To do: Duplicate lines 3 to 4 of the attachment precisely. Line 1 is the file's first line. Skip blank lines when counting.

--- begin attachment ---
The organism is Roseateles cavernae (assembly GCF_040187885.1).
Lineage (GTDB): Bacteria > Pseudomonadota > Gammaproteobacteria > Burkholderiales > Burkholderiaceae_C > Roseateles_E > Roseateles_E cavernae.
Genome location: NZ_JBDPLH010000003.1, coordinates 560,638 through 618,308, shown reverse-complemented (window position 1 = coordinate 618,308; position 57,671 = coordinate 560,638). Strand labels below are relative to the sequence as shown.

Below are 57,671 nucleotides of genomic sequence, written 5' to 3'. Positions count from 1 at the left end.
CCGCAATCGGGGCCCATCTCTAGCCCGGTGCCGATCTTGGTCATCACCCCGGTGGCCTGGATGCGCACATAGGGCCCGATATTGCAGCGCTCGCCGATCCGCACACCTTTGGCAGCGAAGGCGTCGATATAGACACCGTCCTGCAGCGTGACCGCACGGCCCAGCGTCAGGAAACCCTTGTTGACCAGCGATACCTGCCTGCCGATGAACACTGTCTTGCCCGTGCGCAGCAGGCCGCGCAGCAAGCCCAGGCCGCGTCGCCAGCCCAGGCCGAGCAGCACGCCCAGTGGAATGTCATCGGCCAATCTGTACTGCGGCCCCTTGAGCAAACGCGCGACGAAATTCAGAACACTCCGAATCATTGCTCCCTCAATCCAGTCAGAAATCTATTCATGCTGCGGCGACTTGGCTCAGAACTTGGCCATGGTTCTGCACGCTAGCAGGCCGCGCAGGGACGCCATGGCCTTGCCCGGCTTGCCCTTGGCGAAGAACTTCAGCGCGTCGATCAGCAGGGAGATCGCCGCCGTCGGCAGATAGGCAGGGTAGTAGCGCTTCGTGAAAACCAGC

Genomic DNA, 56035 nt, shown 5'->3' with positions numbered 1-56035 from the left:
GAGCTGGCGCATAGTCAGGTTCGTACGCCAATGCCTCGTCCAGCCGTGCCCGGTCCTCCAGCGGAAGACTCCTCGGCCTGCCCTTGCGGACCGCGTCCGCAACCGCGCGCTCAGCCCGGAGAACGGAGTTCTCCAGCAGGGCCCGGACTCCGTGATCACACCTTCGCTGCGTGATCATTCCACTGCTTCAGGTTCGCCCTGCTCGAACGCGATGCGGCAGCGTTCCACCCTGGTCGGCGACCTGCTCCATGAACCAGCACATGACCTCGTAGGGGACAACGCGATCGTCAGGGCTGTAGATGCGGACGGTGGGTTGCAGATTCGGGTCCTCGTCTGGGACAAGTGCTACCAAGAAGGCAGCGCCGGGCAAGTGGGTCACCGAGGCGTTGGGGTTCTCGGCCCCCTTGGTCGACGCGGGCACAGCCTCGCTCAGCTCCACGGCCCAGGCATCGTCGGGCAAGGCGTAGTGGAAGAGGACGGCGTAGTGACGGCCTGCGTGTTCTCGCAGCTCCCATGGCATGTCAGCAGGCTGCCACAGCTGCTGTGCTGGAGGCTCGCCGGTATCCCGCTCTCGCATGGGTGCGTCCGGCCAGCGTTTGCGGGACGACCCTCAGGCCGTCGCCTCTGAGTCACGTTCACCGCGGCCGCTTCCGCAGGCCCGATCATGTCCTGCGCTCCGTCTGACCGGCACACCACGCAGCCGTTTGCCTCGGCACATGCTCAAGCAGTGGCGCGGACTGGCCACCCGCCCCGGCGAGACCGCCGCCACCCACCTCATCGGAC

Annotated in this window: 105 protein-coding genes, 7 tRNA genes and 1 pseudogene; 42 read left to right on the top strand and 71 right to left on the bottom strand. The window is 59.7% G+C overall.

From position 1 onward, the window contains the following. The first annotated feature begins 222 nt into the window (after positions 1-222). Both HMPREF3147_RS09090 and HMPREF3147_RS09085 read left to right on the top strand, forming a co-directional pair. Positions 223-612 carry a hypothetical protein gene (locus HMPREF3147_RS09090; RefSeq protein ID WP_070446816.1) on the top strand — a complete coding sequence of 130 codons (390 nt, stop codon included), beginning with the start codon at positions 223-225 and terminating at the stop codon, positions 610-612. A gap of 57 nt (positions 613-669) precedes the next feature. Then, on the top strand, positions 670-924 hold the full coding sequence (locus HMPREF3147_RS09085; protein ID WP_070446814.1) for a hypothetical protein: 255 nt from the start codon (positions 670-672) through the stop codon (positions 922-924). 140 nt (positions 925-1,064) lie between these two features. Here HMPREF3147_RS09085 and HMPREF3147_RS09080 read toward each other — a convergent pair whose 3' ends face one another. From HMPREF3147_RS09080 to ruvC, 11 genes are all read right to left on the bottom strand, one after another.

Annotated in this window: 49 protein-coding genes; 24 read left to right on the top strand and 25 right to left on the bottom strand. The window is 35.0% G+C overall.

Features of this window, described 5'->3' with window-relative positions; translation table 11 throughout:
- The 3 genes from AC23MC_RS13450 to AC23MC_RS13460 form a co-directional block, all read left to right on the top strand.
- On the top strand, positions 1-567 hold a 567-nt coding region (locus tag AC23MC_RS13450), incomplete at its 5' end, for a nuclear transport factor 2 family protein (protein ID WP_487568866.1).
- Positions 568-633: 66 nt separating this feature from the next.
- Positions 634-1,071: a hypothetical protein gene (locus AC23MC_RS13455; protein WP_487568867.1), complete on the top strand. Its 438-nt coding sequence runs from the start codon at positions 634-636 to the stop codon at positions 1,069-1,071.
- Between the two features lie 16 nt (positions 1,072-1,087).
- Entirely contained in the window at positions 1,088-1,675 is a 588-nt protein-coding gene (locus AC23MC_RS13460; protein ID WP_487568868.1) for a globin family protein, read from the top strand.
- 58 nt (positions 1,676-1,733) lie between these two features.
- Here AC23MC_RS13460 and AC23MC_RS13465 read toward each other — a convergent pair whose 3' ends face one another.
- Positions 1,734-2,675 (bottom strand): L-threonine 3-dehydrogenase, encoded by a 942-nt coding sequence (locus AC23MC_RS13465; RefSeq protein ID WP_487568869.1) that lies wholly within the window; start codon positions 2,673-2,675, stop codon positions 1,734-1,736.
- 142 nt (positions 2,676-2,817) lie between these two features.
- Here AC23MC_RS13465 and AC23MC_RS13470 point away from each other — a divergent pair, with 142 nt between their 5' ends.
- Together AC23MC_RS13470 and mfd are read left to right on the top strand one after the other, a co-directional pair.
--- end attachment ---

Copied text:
Genome location: NZ_JBDPLH010000003.1, coordinates 560,638 through 618,308, shown reverse-complemented (window position 1 = coordinate 618,308; position 57,671 = coordinate 560,638). Strand labels below are relative to the sequence as shown.

Below are 57,671 nucleotides of genomic sequence, written 5' to 3'. Positions count from 1 at the left end.